She felt his hot hands groping her heaving breasts, his smothering kisses on her mouth, when suddenly she realized, “Cripes, what am I gonna tell the kids?!”
Okay, let me back up a bit and give you the whole story. At least as I remember it. My son and daughter may have different versions. It’s not every day that your single 60-something momma calls long distance and tells you about her blind date; that is, she’s trying to tell you but she’s laughing so hard she can barely get the words out.
It all began fairly innocently. The kids were worried. Here I was, single and on my own for a few years, living like an anchoress in my apartment, surrounded by my books and polka cd collection. Sure, I had my friends and the grandbabies and my full-time job. But something was missing. My social life was, shall we say, a bit dull. Subtle hints were dropped. “Oh mom isn’t it great about Mary and Tom? They’re so cute together. You know Dr. Phil believes in those online dating services, especially the ones that offer you a complete personality and compatibility profile. Mr. Right is out there, you just have to be proactive and go find him.” Now I knew their intentions were pure. Hook the old gal up with some sentient being. For cryin’ out loud, she can’t do the polka alone!
What they failed to consider was that, unlike their own sibling connection, I grew up an only child. Being alone, with my thoughts, books, single toothbrush, and Frankie Yankovic blasting on the stereo was not all that bad. Contrary to popular myth, you can do the polka alone. Sometimes less is more. The kids, however, were convinced that life could be so much more exciting with my very own companion - that man of my dreams who would still have his own hair, teeth and kneecaps, a twinkle in his eye, and a gentle heart. Low blood pressure wouldn’t be bad either.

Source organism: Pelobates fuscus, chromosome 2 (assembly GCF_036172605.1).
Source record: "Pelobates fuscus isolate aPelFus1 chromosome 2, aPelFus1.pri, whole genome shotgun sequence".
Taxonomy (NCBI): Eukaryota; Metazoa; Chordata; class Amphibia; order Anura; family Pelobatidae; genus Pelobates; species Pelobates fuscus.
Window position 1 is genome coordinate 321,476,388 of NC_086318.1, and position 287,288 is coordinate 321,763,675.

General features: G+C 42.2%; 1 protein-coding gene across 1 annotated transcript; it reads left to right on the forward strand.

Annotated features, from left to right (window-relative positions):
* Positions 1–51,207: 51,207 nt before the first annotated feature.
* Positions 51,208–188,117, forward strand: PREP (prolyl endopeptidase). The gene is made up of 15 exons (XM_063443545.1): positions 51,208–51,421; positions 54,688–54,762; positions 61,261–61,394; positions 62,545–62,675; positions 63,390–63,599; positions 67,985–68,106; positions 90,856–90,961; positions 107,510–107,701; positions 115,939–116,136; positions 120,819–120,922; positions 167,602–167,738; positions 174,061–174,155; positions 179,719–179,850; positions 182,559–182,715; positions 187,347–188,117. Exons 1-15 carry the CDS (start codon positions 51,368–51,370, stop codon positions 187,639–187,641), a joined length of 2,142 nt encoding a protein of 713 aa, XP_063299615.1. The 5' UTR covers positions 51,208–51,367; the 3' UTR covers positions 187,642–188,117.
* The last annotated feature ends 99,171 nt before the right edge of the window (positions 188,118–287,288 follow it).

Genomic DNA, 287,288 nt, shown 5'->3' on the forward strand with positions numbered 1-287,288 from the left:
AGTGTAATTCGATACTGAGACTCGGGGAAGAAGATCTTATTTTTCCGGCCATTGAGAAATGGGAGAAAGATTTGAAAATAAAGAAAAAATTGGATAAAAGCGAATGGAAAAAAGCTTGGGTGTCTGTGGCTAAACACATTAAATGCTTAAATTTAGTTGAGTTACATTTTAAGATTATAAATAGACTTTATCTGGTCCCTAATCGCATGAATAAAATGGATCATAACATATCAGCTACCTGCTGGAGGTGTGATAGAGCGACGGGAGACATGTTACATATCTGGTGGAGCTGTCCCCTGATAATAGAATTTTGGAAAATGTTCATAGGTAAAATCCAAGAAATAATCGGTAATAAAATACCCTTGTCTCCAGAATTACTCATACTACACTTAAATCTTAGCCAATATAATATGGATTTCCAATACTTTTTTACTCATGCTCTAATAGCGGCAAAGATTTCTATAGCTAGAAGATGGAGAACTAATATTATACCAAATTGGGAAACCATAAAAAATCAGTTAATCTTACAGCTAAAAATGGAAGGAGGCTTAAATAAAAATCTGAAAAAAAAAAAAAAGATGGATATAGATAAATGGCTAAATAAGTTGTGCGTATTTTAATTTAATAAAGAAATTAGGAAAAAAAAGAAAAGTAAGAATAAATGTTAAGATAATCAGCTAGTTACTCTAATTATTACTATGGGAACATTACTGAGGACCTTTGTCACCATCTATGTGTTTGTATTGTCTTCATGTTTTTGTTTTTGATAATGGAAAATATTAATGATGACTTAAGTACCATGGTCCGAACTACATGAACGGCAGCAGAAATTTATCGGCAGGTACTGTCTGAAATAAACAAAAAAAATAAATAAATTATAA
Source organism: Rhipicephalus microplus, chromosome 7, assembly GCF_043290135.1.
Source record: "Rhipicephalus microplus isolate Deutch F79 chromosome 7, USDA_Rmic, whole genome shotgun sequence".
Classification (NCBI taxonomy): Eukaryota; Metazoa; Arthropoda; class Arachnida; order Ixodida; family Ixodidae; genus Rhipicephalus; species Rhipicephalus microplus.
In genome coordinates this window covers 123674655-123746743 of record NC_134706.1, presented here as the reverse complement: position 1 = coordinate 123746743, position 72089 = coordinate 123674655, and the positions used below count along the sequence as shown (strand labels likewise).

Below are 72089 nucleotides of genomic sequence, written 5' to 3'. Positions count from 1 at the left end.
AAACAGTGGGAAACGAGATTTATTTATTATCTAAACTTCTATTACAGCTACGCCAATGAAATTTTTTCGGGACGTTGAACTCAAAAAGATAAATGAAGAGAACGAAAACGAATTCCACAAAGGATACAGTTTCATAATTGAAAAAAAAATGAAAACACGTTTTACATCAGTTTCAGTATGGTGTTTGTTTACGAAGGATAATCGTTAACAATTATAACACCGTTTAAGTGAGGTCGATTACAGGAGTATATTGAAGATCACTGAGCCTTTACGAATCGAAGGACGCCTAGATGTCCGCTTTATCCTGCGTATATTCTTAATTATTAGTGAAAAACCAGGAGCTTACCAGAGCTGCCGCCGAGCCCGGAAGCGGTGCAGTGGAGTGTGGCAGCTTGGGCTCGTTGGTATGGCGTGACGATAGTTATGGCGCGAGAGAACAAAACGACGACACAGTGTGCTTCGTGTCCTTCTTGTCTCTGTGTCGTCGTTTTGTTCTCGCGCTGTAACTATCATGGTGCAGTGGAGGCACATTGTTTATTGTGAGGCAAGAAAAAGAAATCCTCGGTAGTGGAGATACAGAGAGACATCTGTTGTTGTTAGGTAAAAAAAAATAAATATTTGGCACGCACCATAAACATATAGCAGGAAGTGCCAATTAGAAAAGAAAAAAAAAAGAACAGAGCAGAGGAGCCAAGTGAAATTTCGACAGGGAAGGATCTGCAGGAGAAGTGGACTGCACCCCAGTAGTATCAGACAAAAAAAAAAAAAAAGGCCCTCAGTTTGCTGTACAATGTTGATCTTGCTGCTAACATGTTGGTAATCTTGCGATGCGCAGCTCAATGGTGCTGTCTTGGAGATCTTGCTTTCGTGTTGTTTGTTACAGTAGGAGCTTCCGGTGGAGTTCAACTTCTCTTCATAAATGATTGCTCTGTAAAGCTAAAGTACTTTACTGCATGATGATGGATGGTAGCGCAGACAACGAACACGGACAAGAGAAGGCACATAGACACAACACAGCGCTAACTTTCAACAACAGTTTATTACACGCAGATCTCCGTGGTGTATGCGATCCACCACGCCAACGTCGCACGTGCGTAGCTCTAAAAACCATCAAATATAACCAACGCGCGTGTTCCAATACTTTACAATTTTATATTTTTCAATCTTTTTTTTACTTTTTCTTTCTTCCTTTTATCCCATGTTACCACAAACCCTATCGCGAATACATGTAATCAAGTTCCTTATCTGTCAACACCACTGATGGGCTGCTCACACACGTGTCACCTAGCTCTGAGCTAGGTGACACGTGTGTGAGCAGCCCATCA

Once again, the daughter, “You need a kind lumberjack. Don’t do ‘intelligent and bookish’. They can be snarky and shallow. You need someone simpler, someone who will see into your soul and be your playmate.”
The trouble with Jenn is that she reads too many self-help books while she’s listening to Oprah on TV. Mommy at home, kids underfoot, and Oprah and Dr. Phil appear with the magical solutions to all life’s problems. All you have to do is c-o-m-m-u-n-i-c-a-t-e and make eye contact and life will be good, very, very good. All demons exorcised.
I grew up with “love means never having to say you’re sorry” and my kid grows up with “let it all hang out, I feel your pain”. I couldn’t care less about some strange lumberjack’s pain - I’ve got my own arthritis to worry about!
It was useless to fight. They cajoled; they pleaded. They were on a mission. Rescue mom from her nihilistic, self-absorbed lifestyle: eating alone, spending inordinate amounts of time reading good books, writing fanfic, traveling abroad, climbing a mountain or two, playing with digital cameras. How dare she! This woman must find her soul mate.
Now, I don’t know about you but somehow that whole touchy-feely soul mate thing was starting to wear a little thin. If I had to see Mr. You-Know-Who pitching his online dating service and compatibility profile one more time, I was gonna take the guy quail hunting!
Nevertheless, I finally capitulated and actually took the damn profile and posted my photo and played the online dating game for over a year. Oh yes, it’s safer than most online services (some of which I had also joined). Let’s see, two to three years of my life online looking for Mr. Right (read that “you look like Robert Redford and you cut down trees”) and what did I have to show for it? Two dates with two men who described themselves as “tall”. What is it about men and size? These guys came up to my nose and I’m five foot three. First guy walked me 30 blocks through a major city, explaining its architectural designs. He offered to pay for lunch; I let him. No follow-up phone call. We finally made contact online; he told me I’m not his type. I looked “too academic”. Jeans, loafers and a corduroy jacket? I didn’t wear my hood and gown!